Condominiums and housing cooperatives
From 1988 the subsidy was 75% of the interest rate in the first five years, 50% in the next five years. The interest rate was legally capped at 19.5%. Later both the subsidy and the interest rate declined: in 2011 the interest rate was around 4-5% in the first five years, 8-10% in the next five years as a result of 70% and 35% interest rate subsidy respectively. Currently the interest rate is typically around 5-8% with the 70%-35% subsidy scheme. The loans can be used for the renovation of any part of the building in common ownership.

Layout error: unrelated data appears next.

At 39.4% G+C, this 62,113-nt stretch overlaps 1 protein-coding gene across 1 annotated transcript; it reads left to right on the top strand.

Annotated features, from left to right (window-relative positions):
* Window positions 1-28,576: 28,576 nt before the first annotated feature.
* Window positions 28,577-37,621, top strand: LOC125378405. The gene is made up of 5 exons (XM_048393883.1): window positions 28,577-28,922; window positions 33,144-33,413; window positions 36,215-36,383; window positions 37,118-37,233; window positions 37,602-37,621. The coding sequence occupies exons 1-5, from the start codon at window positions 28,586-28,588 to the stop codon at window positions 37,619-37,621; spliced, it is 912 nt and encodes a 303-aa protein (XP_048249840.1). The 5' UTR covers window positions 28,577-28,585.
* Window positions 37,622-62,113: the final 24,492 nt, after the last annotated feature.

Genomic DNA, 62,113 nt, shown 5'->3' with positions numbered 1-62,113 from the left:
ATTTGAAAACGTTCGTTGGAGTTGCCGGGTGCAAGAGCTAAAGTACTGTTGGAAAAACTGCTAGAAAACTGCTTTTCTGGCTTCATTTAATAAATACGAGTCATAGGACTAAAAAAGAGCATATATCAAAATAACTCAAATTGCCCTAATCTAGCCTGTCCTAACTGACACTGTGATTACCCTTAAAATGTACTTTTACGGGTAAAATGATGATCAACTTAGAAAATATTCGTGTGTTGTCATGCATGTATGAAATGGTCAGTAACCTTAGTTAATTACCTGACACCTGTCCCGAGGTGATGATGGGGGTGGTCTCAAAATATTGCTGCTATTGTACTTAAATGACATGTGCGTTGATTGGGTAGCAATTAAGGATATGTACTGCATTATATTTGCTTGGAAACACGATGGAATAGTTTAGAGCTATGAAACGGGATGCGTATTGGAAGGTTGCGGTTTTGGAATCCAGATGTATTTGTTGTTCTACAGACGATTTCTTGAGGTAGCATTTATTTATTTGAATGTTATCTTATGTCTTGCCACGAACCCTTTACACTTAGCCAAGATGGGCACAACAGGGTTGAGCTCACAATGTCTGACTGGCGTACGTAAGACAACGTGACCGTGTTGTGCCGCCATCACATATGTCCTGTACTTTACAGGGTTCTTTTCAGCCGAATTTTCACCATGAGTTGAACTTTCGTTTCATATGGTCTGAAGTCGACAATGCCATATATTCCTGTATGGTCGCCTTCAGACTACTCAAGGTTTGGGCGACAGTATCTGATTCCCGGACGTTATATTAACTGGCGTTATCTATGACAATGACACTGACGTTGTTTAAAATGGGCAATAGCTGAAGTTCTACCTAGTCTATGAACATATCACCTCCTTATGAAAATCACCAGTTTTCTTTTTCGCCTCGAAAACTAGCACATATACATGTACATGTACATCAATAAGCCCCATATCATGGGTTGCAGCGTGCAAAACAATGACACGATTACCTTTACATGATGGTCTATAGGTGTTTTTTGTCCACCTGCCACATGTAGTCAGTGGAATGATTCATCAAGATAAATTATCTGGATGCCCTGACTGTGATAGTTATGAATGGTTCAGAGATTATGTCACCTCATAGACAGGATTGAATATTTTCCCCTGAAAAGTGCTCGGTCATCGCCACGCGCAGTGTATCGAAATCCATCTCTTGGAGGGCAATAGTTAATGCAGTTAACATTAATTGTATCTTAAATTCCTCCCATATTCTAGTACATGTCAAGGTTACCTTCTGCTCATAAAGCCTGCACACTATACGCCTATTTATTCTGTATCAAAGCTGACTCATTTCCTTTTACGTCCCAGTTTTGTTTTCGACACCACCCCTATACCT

These loans are quite beneficial for a lot of communities but were hardly used between 1988 and 2005, as even if the loan was provided to the homeowners’ association (HOA), the banks required liens on all individual apartments. It became popular as a source of co-financing for the major grant scheme (see: “Panelprogram) introduced by the government in 2001. From 2005 the major collateral became the pledge of the account of the condominium or cooperative, with some additional deposits. However, a significant number of buildings affected by poverty are still excluded: buildings with a high rate of inhabitants having arrears; buildings owned by the local/district municipality. Buildings are required to have a renovation fund which they have started four years before applying for the interest rate subsidy (or within 90 days after the establishment of the condominium). Further problems include a slow assessment process, and some banks requiring a high deposit from the condominiums.
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